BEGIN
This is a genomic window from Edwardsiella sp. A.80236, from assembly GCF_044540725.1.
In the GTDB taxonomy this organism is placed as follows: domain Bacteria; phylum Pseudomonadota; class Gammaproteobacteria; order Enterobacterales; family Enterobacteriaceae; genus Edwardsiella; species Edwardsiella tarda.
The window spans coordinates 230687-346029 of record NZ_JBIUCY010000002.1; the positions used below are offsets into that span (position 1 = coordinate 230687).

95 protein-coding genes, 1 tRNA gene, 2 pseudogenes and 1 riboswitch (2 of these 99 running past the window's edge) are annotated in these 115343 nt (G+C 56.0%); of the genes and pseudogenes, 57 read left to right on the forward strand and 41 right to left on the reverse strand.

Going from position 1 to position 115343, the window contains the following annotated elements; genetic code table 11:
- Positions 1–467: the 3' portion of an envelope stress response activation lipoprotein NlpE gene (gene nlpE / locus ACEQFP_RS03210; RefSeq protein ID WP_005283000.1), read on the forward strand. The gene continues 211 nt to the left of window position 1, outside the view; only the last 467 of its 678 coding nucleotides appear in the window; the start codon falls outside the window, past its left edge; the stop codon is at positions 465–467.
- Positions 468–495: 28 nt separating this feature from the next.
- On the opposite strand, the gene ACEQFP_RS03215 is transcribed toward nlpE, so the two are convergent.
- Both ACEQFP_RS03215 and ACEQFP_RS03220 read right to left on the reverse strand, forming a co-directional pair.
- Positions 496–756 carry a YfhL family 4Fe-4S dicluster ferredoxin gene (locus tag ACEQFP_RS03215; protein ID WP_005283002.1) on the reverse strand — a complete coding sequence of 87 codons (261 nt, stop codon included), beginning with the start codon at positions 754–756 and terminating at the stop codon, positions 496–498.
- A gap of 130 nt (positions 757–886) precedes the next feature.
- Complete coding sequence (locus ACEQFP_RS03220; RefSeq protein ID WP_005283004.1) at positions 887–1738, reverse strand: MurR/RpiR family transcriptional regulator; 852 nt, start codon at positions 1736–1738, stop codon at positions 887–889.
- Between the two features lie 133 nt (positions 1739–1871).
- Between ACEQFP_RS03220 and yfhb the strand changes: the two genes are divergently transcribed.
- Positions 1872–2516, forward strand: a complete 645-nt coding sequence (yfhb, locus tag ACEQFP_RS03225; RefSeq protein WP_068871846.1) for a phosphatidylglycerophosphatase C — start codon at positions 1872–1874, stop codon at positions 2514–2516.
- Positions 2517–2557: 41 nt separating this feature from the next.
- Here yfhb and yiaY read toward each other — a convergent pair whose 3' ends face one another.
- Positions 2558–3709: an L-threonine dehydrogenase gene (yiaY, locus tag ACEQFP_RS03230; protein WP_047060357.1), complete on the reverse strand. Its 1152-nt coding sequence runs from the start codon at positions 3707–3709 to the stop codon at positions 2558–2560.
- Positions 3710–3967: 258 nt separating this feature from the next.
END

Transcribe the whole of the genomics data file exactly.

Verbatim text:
This is a genomic window from Edwardsiella sp. A.80236, from assembly GCF_044540725.1.
In the GTDB taxonomy this organism is placed as follows: domain Bacteria; phylum Pseudomonadota; class Gammaproteobacteria; order Enterobacterales; family Enterobacteriaceae; genus Edwardsiella; species Edwardsiella tarda.
The window spans coordinates 230687-346029 of record NZ_JBIUCY010000002.1; the positions used below are offsets into that span (position 1 = coordinate 230687).

95 protein-coding genes, 1 tRNA gene, 2 pseudogenes and 1 riboswitch (2 of these 99 running past the window's edge) are annotated in these 115343 nt (G+C 56.0%); of the genes and pseudogenes, 57 read left to right on the forward strand and 41 right to left on the reverse strand.

Going from position 1 to position 115343, the window contains the following annotated elements; genetic code table 11:
- Positions 1–467: the 3' portion of an envelope stress response activation lipoprotein NlpE gene (gene nlpE / locus ACEQFP_RS03210; RefSeq protein ID WP_005283000.1), read on the forward strand. The gene continues 211 nt to the left of window position 1, outside the view; only the last 467 of its 678 coding nucleotides appear in the window; the start codon falls outside the window, past its left edge; the stop codon is at positions 465–467.
- Positions 468–495: 28 nt separating this feature from the next.
- On the opposite strand, the gene ACEQFP_RS03215 is transcribed toward nlpE, so the two are convergent.
- Both ACEQFP_RS03215 and ACEQFP_RS03220 read right to left on the reverse strand, forming a co-directional pair.
- Positions 496–756 carry a YfhL family 4Fe-4S dicluster ferredoxin gene (locus tag ACEQFP_RS03215; protein ID WP_005283002.1) on the reverse strand — a complete coding sequence of 87 codons (261 nt, stop codon included), beginning with the start codon at positions 754–756 and terminating at the stop codon, positions 496–498.
- A gap of 130 nt (positions 757–886) precedes the next feature.
- Complete coding sequence (locus ACEQFP_RS03220; RefSeq protein ID WP_005283004.1) at positions 887–1738, reverse strand: MurR/RpiR family transcriptional regulator; 852 nt, start codon at positions 1736–1738, stop codon at positions 887–889.
- Between the two features lie 133 nt (positions 1739–1871).
- Between ACEQFP_RS03220 and yfhb the strand changes: the two genes are divergently transcribed.
- Positions 1872–2516, forward strand: a complete 645-nt coding sequence (yfhb, locus tag ACEQFP_RS03225; RefSeq protein WP_068871846.1) for a phosphatidylglycerophosphatase C — start codon at positions 1872–1874, stop codon at positions 2514–2516.
- Positions 2517–2557: 41 nt separating this feature from the next.
- Here yfhb and yiaY read toward each other — a convergent pair whose 3' ends face one another.
- Positions 2558–3709: an L-threonine dehydrogenase gene (yiaY, locus tag ACEQFP_RS03230; protein WP_047060357.1), complete on the reverse strand. Its 1152-nt coding sequence runs from the start codon at positions 3707–3709 to the stop codon at positions 2558–2560.
- Positions 3710–3967: 258 nt separating this feature from the next.